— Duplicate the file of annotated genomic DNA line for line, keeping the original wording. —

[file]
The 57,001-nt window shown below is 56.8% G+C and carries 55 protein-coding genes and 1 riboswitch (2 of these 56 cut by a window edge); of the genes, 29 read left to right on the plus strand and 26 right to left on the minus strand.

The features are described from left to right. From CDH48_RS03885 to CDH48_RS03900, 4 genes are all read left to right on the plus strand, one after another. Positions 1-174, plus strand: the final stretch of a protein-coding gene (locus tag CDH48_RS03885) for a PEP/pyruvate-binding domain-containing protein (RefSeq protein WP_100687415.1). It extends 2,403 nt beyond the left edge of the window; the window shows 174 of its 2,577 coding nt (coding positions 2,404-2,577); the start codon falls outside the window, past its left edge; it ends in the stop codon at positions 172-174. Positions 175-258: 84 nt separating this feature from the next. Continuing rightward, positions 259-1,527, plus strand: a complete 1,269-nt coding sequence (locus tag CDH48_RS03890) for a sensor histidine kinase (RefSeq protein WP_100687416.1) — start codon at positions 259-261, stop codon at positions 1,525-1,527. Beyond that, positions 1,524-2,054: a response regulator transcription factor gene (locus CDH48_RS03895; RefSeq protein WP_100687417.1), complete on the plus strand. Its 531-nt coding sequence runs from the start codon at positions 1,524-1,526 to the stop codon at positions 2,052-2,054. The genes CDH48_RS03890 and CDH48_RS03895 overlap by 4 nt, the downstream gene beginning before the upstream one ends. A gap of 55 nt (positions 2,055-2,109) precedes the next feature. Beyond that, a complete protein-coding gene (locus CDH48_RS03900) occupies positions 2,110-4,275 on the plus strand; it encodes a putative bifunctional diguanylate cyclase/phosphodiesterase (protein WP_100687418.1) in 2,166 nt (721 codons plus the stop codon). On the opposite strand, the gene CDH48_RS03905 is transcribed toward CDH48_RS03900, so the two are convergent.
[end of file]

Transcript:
The 57,001-nt window shown below is 56.8% G+C and carries 55 protein-coding genes and 1 riboswitch (2 of these 56 cut by a window edge); of the genes, 29 read left to right on the plus strand and 26 right to left on the minus strand.

The features are described from left to right. From CDH48_RS03885 to CDH48_RS03900, 4 genes are all read left to right on the plus strand, one after another. Positions 1-174, plus strand: the final stretch of a protein-coding gene (locus tag CDH48_RS03885) for a PEP/pyruvate-binding domain-containing protein (RefSeq protein WP_100687415.1). It extends 2,403 nt beyond the left edge of the window; the window shows 174 of its 2,577 coding nt (coding positions 2,404-2,577); the start codon falls outside the window, past its left edge; it ends in the stop codon at positions 172-174. Positions 175-258: 84 nt separating this feature from the next. Continuing rightward, positions 259-1,527, plus strand: a complete 1,269-nt coding sequence (locus tag CDH48_RS03890) for a sensor histidine kinase (RefSeq protein WP_100687416.1) — start codon at positions 259-261, stop codon at positions 1,525-1,527. Beyond that, positions 1,524-2,054: a response regulator transcription factor gene (locus CDH48_RS03895; RefSeq protein WP_100687417.1), complete on the plus strand. Its 531-nt coding sequence runs from the start codon at positions 1,524-1,526 to the stop codon at positions 2,052-2,054. The genes CDH48_RS03890 and CDH48_RS03895 overlap by 4 nt, the downstream gene beginning before the upstream one ends. A gap of 55 nt (positions 2,055-2,109) precedes the next feature. Beyond that, a complete protein-coding gene (locus CDH48_RS03900) occupies positions 2,110-4,275 on the plus strand; it encodes a putative bifunctional diguanylate cyclase/phosphodiesterase (protein WP_100687418.1) in 2,166 nt (721 codons plus the stop codon). On the opposite strand, the gene CDH48_RS03905 is transcribed toward CDH48_RS03900, so the two are convergent.